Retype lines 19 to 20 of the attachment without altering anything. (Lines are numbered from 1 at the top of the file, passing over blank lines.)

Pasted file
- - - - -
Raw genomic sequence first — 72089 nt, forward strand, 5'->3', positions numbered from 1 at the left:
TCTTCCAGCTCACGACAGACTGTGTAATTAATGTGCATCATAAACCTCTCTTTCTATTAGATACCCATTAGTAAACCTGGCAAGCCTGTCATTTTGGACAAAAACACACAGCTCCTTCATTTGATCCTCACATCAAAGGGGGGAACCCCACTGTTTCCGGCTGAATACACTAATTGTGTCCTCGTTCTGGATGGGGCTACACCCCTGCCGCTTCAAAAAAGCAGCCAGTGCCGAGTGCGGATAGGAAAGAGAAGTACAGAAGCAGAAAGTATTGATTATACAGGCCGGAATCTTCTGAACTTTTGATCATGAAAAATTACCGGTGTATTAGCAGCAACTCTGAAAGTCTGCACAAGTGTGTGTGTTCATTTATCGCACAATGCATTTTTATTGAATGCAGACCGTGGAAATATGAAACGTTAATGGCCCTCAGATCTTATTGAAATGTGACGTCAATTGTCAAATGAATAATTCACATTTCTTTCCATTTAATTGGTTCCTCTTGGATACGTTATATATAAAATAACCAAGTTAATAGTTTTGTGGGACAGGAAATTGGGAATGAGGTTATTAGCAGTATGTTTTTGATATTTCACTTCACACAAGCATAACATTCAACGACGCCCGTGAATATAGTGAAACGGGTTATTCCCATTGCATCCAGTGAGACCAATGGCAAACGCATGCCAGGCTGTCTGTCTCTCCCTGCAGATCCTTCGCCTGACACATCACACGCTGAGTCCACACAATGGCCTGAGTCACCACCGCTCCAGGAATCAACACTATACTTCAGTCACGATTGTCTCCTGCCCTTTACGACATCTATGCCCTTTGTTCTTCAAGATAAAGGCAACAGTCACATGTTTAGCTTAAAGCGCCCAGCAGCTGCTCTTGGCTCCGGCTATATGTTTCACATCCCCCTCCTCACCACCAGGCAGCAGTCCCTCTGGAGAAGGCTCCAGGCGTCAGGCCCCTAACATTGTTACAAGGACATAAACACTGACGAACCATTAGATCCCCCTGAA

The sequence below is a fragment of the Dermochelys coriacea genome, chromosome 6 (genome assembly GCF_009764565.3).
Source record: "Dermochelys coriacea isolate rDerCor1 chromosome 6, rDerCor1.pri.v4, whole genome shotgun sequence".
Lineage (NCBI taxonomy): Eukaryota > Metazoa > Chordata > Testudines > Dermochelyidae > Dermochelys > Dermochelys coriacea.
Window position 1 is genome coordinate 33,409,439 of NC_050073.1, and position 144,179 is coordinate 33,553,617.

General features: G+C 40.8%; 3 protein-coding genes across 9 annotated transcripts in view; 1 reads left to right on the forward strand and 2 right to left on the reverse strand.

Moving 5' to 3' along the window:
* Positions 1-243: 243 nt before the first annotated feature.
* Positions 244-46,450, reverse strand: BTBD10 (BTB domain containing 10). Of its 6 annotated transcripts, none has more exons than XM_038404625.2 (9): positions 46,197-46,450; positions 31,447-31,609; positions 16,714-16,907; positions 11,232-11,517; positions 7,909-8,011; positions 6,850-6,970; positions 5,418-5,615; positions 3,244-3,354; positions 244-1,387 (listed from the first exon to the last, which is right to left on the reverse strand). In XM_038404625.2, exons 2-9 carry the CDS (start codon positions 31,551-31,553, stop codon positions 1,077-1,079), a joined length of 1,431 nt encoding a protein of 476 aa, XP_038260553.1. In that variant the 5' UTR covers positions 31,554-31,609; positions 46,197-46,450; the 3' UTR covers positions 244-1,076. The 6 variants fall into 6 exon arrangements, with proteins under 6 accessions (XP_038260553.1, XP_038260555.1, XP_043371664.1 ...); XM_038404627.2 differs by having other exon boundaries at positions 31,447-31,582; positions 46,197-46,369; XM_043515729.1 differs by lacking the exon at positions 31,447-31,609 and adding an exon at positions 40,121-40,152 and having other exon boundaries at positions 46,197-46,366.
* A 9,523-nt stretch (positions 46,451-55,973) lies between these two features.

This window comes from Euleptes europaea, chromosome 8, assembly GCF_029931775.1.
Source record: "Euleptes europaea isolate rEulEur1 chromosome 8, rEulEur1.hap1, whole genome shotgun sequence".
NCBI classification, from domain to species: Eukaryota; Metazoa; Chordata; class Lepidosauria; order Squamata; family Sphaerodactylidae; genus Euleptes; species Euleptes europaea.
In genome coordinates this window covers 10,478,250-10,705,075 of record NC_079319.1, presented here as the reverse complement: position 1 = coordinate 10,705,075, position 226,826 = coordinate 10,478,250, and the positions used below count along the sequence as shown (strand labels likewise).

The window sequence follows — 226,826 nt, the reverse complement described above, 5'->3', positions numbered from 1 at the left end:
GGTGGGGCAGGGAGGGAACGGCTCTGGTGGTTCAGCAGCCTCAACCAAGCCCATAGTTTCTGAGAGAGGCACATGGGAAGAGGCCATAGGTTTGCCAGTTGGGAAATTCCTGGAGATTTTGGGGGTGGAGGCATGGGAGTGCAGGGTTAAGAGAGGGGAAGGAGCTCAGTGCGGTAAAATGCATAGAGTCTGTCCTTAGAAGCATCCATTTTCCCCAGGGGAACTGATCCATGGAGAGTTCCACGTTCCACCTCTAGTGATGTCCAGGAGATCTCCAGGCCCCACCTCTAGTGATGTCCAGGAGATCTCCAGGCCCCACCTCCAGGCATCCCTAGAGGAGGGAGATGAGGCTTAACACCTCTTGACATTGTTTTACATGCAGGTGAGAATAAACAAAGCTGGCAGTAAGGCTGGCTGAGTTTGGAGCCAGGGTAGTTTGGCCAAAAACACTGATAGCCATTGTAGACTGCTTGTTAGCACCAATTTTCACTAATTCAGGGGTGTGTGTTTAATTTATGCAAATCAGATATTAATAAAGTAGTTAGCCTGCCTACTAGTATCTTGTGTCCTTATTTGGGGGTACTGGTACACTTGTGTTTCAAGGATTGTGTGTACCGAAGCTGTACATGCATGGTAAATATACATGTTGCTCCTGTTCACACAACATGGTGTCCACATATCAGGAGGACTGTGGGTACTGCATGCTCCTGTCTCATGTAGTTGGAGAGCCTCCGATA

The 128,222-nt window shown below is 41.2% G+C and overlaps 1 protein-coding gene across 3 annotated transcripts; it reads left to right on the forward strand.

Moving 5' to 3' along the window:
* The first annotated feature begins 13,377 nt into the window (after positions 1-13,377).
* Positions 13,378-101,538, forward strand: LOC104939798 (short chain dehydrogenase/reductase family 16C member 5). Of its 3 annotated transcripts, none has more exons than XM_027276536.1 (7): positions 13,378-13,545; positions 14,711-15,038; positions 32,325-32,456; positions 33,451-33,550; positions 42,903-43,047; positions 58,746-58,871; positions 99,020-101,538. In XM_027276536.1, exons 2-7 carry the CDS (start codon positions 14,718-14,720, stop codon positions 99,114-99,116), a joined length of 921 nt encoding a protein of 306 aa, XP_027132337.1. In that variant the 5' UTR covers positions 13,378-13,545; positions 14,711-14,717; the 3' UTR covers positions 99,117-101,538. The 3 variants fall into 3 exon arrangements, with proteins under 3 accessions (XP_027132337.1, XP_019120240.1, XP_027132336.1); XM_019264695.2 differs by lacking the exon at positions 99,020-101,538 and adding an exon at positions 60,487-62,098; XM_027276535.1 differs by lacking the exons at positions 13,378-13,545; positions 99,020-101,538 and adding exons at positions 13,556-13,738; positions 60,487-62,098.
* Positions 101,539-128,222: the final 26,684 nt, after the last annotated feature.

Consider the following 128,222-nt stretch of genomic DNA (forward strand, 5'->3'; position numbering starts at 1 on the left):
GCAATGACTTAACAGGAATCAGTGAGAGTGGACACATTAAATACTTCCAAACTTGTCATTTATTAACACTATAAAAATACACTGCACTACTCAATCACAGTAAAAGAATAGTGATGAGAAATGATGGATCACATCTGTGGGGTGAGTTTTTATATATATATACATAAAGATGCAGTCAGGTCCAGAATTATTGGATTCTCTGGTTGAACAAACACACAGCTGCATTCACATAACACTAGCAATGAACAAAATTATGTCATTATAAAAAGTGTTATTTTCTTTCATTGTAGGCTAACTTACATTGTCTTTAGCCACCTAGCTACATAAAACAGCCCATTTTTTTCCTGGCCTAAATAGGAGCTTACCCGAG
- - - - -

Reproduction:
Moving 5' to 3' along the window:
* The first annotated feature begins 13,377 nt into the window (after positions 1-13,377).